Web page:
Vulnerable

 

Events with this classification type identify a service that is badly configured, unnecessarily exposed to the internet or otherwise vulnerable to exploitation. The service possibly exhibits a known weakness that can be abused by a third party. Otherwise, the service is not intended to be accessible from the public internet, and may be targeted by brute-force attacks.

Such vulnerabilities can be abused for example to support DDoS attacks, gain unauthorized access or even tamper with the system, service or data to just name a few examples. The abuse possibility strongly depends on the nature of the vulnerability.

Most commonly the cause are internet accessible services without sufficient access control, allowing any one on the internet to access or abuse the service. Missing software updates (patches) is also a common cause that the service is vulnerable as the updated version fixes the software flaw. Configuration mistakes on service level are also a common issue that lead to vulnerable services.

The system identified by source is most likely vulnerable to be abused by third parties. If available we include additional information like a classification identifier or `extra` information. The mitigation usually strongly depends on the vulnerability. The system does not have to be compromised, but it should be still investigated.

Recommendations:

  • Check for further information related to the vulnerability.
  • Restrict the access permissions to the intended users on network level.
  • Secure and restrict the access to the intended users on application level.
  • Update the software running on the system.
  • Check the logs for unusual behavior.

Classification Identifier

These devices have the potential to be used in UDP amplification attacks in addition to disclosing large amounts of information about the system and we would like to see these services made un-available to miscreants that would misuse these resources.

Information on UDP-based amplification attacks in general can be found in US-CERT alert TA14-017A at: https://www.us-cert.gov/ncas/alerts/TA14-017A.

Organisation

The scan is not performed by SWITCH. The scans are performed by a known trusted partner.

Methodology

All the routable IPv4 addresses that are not firewalled from the internet on port 111/udp are queries with an "rcpinfo" packet and the response is parsed. If the mountd service is accessible, it will be followed up with a packet equivalent of "showmount"

Self testing

To see if portmap is accessible, run the command "rpcinfo -T udp -p [IP address]" and "showmount -e [IP address]". If the portmapper service is accessible, zou should see a response detailing some of the services that are running. Please note that even though this command specifies that you wish to probe portmapper over UDP, some implementations attempt TCP first and if that probe fails, it does not attempt to probe over UDP.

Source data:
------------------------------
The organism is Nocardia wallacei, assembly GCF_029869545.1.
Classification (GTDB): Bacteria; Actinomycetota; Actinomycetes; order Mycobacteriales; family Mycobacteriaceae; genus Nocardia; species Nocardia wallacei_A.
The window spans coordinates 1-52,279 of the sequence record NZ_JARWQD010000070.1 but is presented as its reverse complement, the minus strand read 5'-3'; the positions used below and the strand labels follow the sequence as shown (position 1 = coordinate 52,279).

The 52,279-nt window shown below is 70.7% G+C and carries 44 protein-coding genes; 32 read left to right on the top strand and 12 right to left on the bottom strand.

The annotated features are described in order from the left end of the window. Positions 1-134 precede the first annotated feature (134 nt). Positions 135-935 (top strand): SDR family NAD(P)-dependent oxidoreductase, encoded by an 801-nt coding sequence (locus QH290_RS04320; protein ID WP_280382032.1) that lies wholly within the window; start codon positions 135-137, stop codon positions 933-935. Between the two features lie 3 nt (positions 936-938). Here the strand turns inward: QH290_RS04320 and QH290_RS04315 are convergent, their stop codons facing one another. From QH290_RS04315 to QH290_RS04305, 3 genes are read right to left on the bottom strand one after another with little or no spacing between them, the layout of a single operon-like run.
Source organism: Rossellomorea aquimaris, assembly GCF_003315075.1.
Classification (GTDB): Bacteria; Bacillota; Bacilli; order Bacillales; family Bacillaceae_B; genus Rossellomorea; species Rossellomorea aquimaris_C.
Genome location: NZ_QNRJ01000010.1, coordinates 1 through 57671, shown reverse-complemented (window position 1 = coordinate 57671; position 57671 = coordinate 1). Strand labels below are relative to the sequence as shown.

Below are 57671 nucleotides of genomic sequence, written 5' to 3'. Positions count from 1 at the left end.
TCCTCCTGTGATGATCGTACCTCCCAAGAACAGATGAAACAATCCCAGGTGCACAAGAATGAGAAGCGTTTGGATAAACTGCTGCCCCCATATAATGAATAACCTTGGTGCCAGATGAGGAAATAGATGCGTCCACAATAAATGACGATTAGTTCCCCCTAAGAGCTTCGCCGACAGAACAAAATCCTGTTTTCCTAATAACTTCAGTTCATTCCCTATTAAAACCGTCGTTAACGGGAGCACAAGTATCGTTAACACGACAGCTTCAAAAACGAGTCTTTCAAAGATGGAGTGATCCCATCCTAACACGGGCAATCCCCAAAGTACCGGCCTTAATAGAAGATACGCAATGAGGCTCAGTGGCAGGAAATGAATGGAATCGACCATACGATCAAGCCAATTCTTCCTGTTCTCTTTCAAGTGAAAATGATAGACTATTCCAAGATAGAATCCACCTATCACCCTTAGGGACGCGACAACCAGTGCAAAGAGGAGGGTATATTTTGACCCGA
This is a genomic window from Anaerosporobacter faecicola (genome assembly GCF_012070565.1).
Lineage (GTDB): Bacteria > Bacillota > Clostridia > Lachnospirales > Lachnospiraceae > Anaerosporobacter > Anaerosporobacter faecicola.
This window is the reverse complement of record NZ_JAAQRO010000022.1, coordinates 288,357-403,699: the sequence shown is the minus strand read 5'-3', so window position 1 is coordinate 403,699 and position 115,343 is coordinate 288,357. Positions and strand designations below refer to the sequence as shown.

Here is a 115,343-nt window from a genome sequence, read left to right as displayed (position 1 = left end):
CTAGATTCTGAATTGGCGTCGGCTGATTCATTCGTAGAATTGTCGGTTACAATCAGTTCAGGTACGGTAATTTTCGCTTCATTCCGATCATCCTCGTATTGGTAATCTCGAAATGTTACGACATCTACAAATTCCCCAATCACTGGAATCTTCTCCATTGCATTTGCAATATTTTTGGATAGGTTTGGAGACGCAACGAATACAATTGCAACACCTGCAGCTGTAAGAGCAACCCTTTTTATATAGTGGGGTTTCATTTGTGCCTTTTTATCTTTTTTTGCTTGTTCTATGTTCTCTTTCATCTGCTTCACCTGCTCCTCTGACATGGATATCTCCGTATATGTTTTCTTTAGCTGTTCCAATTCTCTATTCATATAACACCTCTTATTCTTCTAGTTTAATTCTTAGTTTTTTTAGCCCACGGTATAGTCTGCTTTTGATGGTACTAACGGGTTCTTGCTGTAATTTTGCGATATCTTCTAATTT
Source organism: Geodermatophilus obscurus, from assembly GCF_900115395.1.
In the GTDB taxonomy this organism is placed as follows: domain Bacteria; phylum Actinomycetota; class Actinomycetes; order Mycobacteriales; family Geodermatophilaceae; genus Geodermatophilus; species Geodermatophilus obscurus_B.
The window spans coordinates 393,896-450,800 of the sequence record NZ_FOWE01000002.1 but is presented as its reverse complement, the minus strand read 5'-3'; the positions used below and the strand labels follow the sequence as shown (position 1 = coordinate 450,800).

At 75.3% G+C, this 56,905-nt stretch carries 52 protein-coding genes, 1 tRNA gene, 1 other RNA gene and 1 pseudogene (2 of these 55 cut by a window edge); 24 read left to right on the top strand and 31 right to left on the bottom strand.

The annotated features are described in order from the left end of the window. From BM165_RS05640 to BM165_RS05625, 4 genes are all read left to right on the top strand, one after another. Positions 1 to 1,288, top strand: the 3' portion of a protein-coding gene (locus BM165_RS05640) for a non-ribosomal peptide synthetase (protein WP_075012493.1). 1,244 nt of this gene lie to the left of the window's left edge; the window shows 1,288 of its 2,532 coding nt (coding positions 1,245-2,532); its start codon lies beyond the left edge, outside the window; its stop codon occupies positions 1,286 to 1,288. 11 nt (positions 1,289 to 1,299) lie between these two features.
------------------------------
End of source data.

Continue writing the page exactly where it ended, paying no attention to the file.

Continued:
Additional data

extra.porgrams might contain some additional information regarding the output, for simplicity the output is kept numeric "[program number] [program version] [port/protocol]"

Program Number Program Name
100000 portmapper
100003 nfs
100005 mountd
100021 nlockmgr
100024 status

 

Remote Desktop Protocol (RDP) is a proprietary protocol developed by Microsoft, which provides a user with a graphical interface to connect to another computer over a network connection. The user employs RDP client software for this purpose, while the other computer must run RDP server software.

Reported systems run a RDP server that is publicly accessible. While this is not a vulnerability by itself, this service has the possibility of disclosing sensitive information or unknowningly providing remote access to the system if configured improperly.

Organisation

The scan is not performed by SWITCH. The scans are performed by a known trusted partner.

Self-Testing

To see if RDP is accessible, run the command "nmap -v --script=ssl-cert -p 3389 <ip-address>".

Additional Information

MongoDB is an opensource, cross-platform document-based database system, classified as NoSQL. Reported systems run a publicly accessible MongoDB instance on port 27017/tcp. While this is not a vulnerability by itself, in the majority of installations authentication is not enabled. Without authentication, the MongoDB instance can be accessed by anyone. This is prone to ransomware attacks, in which attackers encrypt the whole database content.

Organisation

The scan is not performed by SWITCH. The scans are performed by a known trusted partner.

Additional Information

Reported systems run a DNS service on port 53/udp without client restrictions. These so-called open DNS resolvers will happily answer queries for anyone on the internet. These servers have the potential to be used in DNS amplification and reflection attacks.

Organisation

The scan is not performed by SWITCH. The scans are performed by a known trusted partner.

Additional Information

Reported systems expose a telnet service on port 23/tcp. As this is not a vulnerability by itself, telnet does not use encryption and has the possibility of disclosing sensitive information or unknowingly providing remote access to the system if configured improperly.

Organisation

The scan is not performed by SWITCH. The scans are performed by a known trusted partner.

 

Elasticsearch is a distributed search engine software with a HTTP web interface. Reported systems run an Elasticsearch instance on port 9200/tcp which is accessible to the public. While this is not a vulnerability by itself, the service does not support authentication by default, which means that anybody can access the service and the contents of the data store.

Organisation

The scan is not performed by SWITCH. The scans are performed by a known trusted partner.

Additional Information